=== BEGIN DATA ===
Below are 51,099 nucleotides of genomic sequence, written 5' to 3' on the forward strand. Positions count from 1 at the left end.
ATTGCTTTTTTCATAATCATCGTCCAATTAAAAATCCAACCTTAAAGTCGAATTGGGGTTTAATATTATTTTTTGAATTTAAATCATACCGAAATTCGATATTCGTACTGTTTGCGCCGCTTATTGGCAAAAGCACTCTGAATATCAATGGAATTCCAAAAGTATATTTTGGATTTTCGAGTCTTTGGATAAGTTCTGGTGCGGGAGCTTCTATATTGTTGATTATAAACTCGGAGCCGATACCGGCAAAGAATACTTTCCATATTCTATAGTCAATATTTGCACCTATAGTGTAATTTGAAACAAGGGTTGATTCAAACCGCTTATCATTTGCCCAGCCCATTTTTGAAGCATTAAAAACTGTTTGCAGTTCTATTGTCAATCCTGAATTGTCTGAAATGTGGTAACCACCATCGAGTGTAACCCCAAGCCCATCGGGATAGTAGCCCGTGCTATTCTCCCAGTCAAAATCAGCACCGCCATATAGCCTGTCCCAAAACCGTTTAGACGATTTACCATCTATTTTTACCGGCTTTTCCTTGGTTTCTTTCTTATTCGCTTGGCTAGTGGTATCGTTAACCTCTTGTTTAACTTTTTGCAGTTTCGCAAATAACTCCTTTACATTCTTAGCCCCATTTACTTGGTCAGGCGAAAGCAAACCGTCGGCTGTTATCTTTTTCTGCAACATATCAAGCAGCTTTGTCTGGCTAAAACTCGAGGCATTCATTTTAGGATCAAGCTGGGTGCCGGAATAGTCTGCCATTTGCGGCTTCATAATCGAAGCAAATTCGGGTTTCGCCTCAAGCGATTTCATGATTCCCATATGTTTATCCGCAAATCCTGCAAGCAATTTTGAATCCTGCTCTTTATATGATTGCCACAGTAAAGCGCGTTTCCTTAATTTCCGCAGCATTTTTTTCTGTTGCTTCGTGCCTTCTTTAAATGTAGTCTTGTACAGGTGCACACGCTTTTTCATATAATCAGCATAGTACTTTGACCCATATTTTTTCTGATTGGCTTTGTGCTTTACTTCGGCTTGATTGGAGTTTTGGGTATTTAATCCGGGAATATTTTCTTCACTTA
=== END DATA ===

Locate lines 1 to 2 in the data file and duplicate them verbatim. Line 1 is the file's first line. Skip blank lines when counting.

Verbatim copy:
Below are 51,099 nucleotides of genomic sequence, written 5' to 3' on the forward strand. Positions count from 1 at the left end.
ATTGCTTTTTTCATAATCATCGTCCAATTAAAAATCCAACCTTAAAGTCGAATTGGGGTTTAATATTATTTTTTGAATTTAAATCATACCGAAATTCGATATTCGTACTGTTTGCGCCGCTTATTGGCAAAAGCACTCTGAATATCAATGGAATTCCAAAAGTATATTTTGGATTTTCGAGTCTTTGGATAAGTTCTGGTGCGGGAGCTTCTATATTGTTGATTATAAACTCGGAGCCGATACCGGCAAAGAATACTTTCCATATTCTATAGTCAATATTTGCACCTATAGTGTAATTTGAAACAAGGGTTGATTCAAACCGCTTATCATTTGCCCAGCCCATTTTTGAAGCATTAAAAACTGTTTGCAGTTCTATTGTCAATCCTGAATTGTCTGAAATGTGGTAACCACCATCGAGTGTAACCCCAAGCCCATCGGGATAGTAGCCCGTGCTATTCTCCCAGTCAAAATCAGCACCGCCATATAGCCTGTCCCAAAACCGTTTAGACGATTTACCATCTATTTTTACCGGCTTTTCCTTGGTTTCTTTCTTATTCGCTTGGCTAGTGGTATCGTTAACCTCTTGTTTAACTTTTTGCAGTTTCGCAAATAACTCCTTTACATTCTTAGCCCCATTTACTTGGTCAGGCGAAAGCAAACCGTCGGCTGTTATCTTTTTCTGCAACATATCAAGCAGCTTTGTCTGGCTAAAACTCGAGGCATTCATTTTAGGATCAAGCTGGGTGCCGGAATAGTCTGCCATTTGCGGCTTCATAATCGAAGCAAATTCGGGTTTCGCCTCAAGCGATTTCATGATTCCCATATGTTTATCCGCAAATCCTGCAAGCAATTTTGAATCCTGCTCTTTATATGATTGCCACAGTAAAGCGCGTTTCCTTAATTTCCGCAGCATTTTTTTCTGTTGCTTCGTGCCTTCTTTAAATGTAGTCTTGTACAGGTGCACACGCTTTTTCATATAATCAGCATAGTACTTTGACCCATATTTTTTCTGATTGGCTTTGTGCTTTACTTCGGCTTGATTGGAGTTTTGGGTATTTAATCCGGGAATATTTTCTTCACTTA